The rare vehicle originates from Russia.
If you can afford a Rolls-Royce, you probably want to have a say in what it looks and feels like. After all, spending at least $450,000 on a Phantom should entitle you to some choices. The people in Goodwood recognize that their customers want an almost endless array of options and have allowed these people to create some truly special pieces of automotive art. We've seen a Rolls-Royce inspired by the view of the Middle East from space, another with rare Koa wood finishings, and thousands of other unique creations. But no matter how much you're willing to spend, some materials are simply off-limits, as one Italian importer has just learned the hard way.
According to Italian news publication Corriere Fiorentino, a Rolls-Royce imported from Russia has been seized after customs and the Guardia di Finanza in Livorno discovered that the model in question was upholstered with rare crocodile skin. The crocodile is a protected species under the Washington Convention on the protection of species, an international agreement that prohibits the commercialization of protected species or wares made from these species without explicit authorization. The multilateral treaty aims to protect both endangered plants and animals and is also known as the Convention on International Trade in Endangered Species, or CITES for short, and was introduced into effect in 1975.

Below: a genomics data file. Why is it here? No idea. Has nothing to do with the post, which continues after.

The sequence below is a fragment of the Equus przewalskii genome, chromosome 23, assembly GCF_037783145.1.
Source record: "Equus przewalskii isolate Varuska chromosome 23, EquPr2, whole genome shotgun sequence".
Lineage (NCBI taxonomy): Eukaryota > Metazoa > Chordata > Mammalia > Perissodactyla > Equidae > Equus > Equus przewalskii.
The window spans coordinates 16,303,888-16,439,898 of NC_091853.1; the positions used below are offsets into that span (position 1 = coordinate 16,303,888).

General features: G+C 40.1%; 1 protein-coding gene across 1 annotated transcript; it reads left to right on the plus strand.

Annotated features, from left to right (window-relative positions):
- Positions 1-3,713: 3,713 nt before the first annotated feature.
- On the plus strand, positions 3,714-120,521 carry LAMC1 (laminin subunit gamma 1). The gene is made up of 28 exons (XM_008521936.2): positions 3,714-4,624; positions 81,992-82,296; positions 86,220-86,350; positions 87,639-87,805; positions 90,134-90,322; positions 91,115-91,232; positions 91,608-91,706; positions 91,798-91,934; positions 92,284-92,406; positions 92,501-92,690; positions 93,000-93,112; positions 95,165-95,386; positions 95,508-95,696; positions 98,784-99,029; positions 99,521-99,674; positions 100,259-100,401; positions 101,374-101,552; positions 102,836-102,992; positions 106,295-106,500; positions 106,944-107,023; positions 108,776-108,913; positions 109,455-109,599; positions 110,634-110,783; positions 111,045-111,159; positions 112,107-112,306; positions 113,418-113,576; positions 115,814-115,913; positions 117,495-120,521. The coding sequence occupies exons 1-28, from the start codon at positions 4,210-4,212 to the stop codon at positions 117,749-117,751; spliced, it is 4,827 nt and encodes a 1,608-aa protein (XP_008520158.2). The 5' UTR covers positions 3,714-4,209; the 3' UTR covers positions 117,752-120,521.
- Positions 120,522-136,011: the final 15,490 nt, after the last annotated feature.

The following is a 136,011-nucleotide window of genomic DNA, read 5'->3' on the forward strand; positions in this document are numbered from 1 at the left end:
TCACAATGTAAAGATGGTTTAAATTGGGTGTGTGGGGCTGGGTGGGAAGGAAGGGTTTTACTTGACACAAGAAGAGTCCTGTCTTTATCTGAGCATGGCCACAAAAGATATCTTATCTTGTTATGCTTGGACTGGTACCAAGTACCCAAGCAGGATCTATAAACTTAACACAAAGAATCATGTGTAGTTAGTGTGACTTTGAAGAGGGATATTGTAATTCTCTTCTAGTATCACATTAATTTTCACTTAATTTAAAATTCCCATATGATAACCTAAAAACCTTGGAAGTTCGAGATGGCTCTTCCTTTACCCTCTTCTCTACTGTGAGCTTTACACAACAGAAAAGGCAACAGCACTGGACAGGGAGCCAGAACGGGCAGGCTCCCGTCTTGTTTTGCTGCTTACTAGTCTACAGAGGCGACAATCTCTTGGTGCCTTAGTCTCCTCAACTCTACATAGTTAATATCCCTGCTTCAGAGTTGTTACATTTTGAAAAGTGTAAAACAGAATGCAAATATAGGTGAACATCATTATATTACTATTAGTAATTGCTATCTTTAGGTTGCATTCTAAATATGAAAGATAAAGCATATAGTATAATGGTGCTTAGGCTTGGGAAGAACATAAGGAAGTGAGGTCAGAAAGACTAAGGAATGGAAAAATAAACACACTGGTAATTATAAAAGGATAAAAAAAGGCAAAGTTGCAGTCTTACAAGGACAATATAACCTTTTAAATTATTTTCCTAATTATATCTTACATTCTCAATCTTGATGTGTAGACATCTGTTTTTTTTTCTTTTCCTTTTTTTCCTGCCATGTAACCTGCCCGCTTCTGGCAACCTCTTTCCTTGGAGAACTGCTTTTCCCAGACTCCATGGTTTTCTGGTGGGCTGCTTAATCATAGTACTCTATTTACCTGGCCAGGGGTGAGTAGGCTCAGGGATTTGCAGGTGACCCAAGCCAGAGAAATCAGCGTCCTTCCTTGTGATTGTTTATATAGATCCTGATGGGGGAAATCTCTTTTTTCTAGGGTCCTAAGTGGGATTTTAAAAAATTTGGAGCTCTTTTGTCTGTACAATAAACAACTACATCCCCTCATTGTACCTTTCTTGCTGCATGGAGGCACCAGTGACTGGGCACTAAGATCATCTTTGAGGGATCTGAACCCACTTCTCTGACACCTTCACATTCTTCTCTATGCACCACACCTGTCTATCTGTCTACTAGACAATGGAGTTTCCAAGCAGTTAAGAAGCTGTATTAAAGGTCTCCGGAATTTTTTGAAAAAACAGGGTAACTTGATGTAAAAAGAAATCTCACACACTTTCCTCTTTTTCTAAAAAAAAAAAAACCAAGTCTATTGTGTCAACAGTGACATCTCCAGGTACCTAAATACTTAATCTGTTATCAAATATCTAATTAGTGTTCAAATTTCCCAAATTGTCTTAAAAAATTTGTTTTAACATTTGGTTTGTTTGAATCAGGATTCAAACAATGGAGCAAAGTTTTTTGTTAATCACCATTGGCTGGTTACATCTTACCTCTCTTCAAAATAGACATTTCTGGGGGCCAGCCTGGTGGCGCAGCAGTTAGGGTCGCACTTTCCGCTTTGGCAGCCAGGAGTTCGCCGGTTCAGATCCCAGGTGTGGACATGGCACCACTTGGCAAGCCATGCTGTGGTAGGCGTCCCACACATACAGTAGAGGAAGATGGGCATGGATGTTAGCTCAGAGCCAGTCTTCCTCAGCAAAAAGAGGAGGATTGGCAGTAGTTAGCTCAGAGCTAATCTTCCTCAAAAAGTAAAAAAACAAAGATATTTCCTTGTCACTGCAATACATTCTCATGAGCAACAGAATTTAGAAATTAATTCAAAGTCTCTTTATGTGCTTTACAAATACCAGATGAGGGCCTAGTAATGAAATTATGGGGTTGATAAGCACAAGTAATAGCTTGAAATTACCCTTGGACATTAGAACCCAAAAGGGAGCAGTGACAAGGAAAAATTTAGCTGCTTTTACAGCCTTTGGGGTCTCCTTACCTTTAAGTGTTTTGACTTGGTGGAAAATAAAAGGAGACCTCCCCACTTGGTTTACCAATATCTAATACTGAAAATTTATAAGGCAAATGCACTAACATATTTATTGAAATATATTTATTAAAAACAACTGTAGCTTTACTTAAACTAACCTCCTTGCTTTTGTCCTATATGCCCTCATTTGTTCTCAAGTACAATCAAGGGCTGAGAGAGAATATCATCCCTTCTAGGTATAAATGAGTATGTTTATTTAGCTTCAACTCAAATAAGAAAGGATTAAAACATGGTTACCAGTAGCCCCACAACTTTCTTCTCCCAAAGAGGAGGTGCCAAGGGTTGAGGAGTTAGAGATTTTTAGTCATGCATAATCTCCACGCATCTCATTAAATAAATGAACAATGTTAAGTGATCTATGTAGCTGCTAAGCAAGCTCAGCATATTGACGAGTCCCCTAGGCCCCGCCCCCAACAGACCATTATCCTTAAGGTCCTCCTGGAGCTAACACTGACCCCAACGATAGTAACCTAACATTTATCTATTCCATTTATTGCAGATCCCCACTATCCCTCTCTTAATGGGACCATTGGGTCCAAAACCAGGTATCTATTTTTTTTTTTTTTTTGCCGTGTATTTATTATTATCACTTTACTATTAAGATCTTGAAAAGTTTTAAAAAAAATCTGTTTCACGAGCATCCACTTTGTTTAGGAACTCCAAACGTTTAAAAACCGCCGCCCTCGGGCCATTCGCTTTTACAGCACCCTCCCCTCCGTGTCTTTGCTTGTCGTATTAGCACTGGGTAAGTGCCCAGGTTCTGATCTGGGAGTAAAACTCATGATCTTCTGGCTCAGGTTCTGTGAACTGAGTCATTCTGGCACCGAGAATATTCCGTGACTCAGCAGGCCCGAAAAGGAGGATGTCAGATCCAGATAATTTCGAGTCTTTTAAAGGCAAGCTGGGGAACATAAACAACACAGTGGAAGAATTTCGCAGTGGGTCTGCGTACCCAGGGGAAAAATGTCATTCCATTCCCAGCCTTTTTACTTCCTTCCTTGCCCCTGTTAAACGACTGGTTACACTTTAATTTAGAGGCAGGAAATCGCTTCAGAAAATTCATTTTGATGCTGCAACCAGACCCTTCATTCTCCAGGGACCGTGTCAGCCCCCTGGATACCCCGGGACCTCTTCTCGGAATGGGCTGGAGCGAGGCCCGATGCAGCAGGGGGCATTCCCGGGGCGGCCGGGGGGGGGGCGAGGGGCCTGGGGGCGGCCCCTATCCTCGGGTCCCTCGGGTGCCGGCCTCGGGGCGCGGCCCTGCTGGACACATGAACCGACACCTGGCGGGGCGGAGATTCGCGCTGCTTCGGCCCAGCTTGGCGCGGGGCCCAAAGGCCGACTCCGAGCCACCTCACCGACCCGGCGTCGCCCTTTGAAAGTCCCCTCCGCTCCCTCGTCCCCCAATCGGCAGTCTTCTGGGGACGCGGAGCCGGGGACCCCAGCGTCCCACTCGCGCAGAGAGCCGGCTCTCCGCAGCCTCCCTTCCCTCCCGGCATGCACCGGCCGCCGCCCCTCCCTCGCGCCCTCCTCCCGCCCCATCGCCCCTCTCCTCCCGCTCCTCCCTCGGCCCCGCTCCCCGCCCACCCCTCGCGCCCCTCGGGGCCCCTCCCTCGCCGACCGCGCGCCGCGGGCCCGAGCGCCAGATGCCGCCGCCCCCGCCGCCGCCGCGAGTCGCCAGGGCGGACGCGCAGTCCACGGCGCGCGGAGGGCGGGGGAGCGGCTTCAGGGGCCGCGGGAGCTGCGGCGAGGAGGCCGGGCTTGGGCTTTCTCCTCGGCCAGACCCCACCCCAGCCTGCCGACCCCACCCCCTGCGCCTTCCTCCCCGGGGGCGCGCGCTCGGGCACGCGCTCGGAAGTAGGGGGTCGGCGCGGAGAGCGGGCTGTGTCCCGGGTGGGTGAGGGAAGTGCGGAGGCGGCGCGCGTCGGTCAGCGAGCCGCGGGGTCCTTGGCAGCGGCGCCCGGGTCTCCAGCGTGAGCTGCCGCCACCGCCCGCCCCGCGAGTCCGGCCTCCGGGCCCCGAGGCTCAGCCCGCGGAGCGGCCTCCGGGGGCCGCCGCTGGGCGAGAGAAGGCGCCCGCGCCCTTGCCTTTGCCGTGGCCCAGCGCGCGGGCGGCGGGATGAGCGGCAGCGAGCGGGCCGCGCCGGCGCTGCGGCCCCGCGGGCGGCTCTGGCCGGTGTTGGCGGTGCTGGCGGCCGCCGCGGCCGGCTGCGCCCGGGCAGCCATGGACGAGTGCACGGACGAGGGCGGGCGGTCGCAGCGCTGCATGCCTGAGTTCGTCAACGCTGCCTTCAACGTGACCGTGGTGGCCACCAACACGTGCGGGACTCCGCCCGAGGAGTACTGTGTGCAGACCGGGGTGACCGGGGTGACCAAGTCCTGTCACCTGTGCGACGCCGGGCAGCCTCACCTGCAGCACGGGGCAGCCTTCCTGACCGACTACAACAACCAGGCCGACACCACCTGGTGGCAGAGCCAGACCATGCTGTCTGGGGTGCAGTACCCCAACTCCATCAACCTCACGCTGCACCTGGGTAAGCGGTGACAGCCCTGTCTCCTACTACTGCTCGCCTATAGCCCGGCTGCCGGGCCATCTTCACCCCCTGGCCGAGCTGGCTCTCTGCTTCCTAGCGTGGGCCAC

Reportedly, the car was headed for a dealership in Rome where it was to be resold, but now the car has been impounded and the importer sued €20,000 (approximately $24,000). The vehicle isn't a total loss for the importer, however, as the judicial authorities have ruled that once the crocodile leather inserts have been removed, the importer can repossess the vehicle and presumably relist it for sale. It's unclear who fitted the upholstery, but with the CITES agreement being in effect for more than 45 years, you can bet it wasn't Rolls-Royce. More likely, an aftermarket shop in Russia carried out the modifications. Hopefully, this sort of thing comes to a permanent end before the endangered species do.